Okay, you wanted to do your part in conserving water, so you bought a Caroma toilet, that expensive Australian brand that's does both 3L and 6L flushes. And then you discovered that the toilet bowl design is really badly flawed. When you flush, a bit of the contents of the bowl go flying into air and coat the underside of the lid of the toilet if you have the lid down, and we really don't want to consider what's happening if the lid is up.
You can see the cause of the problem in the attached picture. When you flush, water from the tank jets out along the underside of the rim at fairly high pressure from both sides. When the two streams collide, they change direction and ARC through the air to the backside of the toilet, where they lose their velocity with a great deal of violence. This splashes the toilet bowl contents into the air. In addition to being a mess to clean up, this poorly directed flow does very little to keep the bowl clean and that spray is distinctly unsanitary, particularly if your digestive system is a bit on the runny side (my fellow vegetarians are probably nodding knowingly).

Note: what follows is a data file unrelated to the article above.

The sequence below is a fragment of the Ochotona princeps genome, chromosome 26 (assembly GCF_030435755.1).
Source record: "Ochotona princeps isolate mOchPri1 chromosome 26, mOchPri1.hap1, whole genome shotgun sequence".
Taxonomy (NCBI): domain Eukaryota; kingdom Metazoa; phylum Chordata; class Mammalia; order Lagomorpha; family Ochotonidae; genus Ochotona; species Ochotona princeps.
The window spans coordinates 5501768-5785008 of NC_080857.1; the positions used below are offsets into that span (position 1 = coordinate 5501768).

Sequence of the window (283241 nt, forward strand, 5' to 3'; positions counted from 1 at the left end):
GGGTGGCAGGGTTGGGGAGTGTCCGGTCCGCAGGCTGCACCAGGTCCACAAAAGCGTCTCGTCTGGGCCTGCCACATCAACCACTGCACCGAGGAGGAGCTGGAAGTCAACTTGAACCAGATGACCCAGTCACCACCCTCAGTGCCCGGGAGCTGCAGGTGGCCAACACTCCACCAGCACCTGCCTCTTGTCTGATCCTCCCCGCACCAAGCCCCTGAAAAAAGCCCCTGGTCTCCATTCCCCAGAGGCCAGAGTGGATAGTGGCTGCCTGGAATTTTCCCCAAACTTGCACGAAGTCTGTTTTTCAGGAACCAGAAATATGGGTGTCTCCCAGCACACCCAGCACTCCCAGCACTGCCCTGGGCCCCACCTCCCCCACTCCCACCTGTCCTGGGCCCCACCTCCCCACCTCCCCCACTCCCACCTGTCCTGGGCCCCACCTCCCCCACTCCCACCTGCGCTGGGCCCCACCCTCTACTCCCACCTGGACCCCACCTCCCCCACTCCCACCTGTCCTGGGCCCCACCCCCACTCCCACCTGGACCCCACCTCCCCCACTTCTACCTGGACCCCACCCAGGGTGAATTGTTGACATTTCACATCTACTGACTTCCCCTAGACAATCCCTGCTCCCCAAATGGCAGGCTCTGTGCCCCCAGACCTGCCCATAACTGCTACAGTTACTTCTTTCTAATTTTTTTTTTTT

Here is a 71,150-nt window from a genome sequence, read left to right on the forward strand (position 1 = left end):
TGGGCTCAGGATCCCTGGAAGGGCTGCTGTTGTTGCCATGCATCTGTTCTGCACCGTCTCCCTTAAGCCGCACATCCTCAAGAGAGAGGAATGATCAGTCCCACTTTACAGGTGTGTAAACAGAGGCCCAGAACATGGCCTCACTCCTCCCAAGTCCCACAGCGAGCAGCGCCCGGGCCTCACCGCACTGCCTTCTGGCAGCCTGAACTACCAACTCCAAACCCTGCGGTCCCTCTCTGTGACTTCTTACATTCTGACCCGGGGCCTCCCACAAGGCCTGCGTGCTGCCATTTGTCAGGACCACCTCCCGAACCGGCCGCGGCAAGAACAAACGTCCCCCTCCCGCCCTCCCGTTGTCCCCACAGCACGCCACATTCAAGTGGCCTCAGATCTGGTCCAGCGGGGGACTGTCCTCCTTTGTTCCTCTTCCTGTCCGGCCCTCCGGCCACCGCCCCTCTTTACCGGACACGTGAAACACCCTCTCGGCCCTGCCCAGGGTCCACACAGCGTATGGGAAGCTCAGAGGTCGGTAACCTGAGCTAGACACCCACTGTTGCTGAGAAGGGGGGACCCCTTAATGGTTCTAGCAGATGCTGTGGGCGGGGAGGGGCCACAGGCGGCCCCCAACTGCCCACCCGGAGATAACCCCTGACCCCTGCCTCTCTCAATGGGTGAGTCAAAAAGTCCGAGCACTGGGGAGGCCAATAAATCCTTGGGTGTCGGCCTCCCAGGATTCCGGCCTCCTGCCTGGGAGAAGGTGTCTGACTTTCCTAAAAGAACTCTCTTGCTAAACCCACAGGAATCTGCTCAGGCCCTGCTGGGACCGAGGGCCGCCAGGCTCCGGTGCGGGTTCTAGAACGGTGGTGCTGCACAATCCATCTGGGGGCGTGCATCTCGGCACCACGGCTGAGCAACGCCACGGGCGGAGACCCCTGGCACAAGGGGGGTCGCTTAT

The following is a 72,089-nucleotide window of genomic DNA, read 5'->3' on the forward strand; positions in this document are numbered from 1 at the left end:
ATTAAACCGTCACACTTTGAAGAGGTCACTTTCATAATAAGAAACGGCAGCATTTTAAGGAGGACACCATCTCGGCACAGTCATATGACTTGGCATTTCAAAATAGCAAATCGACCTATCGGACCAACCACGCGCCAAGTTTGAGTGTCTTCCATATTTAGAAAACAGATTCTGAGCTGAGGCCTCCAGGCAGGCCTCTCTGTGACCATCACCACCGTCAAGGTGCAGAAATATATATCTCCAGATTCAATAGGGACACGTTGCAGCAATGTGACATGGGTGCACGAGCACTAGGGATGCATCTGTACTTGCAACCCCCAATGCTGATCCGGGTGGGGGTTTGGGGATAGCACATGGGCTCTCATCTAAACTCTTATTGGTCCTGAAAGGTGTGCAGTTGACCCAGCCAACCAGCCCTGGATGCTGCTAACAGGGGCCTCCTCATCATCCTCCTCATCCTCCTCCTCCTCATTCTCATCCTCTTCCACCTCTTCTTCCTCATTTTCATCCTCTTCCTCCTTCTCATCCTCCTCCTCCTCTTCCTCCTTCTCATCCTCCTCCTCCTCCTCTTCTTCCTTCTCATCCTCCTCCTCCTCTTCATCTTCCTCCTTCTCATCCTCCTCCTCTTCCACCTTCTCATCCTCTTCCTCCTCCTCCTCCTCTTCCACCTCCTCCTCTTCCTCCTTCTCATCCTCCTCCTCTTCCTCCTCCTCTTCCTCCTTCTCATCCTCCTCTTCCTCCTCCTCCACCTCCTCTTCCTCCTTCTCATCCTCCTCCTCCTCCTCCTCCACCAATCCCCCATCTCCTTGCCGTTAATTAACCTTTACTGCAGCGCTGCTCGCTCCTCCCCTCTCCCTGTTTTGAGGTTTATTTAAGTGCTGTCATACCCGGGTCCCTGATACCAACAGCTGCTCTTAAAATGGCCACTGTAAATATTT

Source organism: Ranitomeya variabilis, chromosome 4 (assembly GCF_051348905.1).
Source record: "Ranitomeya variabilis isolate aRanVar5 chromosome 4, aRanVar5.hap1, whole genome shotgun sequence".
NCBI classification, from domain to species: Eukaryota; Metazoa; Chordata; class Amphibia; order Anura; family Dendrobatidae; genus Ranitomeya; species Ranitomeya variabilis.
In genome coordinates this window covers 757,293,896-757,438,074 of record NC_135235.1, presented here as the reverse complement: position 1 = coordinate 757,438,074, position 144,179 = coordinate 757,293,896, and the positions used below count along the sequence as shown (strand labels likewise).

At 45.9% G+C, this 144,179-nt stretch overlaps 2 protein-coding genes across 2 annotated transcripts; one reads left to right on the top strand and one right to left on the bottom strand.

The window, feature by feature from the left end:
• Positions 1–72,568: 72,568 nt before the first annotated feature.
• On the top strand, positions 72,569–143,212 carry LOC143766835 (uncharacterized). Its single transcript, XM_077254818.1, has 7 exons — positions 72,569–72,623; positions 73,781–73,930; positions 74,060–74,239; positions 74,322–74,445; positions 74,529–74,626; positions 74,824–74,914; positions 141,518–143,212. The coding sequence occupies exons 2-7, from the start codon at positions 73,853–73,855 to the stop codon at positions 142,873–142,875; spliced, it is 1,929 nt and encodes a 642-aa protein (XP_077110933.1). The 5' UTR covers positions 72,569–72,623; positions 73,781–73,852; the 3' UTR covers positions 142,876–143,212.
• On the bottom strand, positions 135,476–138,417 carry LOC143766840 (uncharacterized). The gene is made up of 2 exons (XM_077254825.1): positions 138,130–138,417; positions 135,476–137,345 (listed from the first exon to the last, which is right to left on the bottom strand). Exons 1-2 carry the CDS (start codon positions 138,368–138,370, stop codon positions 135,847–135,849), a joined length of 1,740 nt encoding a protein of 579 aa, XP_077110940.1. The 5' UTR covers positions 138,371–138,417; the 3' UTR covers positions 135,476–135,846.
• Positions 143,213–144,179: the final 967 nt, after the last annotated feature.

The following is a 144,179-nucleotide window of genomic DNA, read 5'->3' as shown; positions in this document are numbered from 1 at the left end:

Step 1: The desired flow
What we'd really like to have happen is the two jets of water spiral along side the surface of the tank in the same direction. Of course to do that, we'd need a device (the green shape in the attached picture) that would completely reverse the direction of one stream, and gently alter the direction of the other stream.
Step 2: Constructing the flow modification device
My flow modification device is cut from a gardener's kneeling pad. It's stiff, closed cell foam and cost about $5 at a local hardware. It just happens be the perfect thickness to fit snugly inside the lip of the bowl. Note: the lip of the bowl is wider on the sides than at the front.
I used a pair of cheap scissors to cut the the fin shaped piece below.